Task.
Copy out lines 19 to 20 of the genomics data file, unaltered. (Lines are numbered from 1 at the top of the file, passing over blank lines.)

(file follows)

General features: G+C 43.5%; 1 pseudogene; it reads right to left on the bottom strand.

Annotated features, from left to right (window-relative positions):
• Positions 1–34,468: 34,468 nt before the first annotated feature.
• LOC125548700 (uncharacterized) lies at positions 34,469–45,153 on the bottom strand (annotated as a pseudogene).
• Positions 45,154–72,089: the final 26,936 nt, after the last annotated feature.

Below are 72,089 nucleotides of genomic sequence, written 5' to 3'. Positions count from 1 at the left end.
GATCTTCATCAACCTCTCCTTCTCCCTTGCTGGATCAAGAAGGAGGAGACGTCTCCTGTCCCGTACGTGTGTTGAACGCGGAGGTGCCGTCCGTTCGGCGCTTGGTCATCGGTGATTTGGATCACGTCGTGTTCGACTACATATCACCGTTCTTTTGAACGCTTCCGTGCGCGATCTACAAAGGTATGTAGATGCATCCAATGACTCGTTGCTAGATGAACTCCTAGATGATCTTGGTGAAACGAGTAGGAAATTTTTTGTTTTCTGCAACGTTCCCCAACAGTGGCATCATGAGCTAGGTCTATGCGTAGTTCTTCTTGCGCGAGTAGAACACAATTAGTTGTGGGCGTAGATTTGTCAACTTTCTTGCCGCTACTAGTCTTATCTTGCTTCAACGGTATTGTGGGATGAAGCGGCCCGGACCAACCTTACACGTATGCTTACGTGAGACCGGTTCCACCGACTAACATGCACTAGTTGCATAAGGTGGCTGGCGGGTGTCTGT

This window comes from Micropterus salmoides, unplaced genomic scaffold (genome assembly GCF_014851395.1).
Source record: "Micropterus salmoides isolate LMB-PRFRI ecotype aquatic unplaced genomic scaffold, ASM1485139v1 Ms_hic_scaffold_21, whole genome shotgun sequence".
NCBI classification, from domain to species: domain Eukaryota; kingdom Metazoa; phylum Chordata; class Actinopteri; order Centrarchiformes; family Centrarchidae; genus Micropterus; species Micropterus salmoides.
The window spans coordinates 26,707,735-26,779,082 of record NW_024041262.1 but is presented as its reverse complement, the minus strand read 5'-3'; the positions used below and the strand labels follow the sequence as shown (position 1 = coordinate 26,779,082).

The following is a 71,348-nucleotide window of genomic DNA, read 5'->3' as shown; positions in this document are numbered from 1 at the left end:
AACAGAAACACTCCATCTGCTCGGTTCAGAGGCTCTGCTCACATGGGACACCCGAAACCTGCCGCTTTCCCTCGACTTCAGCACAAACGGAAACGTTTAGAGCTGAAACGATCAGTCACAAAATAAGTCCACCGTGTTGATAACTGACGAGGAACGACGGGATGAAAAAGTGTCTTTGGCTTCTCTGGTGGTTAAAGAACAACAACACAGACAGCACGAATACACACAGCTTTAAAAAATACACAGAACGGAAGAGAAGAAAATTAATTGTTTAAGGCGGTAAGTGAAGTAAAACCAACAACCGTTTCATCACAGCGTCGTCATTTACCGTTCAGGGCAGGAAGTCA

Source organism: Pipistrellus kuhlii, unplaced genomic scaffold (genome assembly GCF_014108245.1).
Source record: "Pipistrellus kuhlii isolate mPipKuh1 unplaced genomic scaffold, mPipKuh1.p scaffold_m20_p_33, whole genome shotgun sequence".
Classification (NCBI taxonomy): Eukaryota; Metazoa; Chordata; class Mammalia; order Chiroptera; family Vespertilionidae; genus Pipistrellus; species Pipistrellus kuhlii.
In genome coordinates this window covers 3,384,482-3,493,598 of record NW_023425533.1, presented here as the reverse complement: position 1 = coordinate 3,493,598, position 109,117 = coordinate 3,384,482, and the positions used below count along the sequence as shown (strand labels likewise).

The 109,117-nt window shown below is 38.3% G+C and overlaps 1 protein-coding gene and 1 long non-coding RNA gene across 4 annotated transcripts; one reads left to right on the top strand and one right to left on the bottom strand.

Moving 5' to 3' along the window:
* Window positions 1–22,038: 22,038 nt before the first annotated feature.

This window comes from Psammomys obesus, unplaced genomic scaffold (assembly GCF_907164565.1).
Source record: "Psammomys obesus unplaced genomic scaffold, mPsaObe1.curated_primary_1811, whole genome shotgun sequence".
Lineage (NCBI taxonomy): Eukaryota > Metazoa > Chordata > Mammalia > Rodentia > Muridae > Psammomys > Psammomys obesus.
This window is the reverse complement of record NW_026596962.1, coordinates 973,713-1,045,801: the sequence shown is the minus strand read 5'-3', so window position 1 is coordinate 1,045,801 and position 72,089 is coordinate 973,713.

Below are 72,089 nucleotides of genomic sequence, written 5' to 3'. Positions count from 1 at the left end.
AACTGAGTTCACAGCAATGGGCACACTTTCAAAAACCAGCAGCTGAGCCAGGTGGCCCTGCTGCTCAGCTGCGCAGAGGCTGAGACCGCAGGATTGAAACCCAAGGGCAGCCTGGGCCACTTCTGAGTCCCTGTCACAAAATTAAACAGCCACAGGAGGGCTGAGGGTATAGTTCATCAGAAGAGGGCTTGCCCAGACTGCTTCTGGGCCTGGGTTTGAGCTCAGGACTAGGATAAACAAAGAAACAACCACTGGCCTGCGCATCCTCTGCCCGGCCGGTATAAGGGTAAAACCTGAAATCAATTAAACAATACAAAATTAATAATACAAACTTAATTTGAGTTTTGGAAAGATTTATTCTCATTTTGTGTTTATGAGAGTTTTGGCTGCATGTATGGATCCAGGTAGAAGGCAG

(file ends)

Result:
Moving 5' to 3' along the window:
* Window positions 1–22,038: 22,038 nt before the first annotated feature.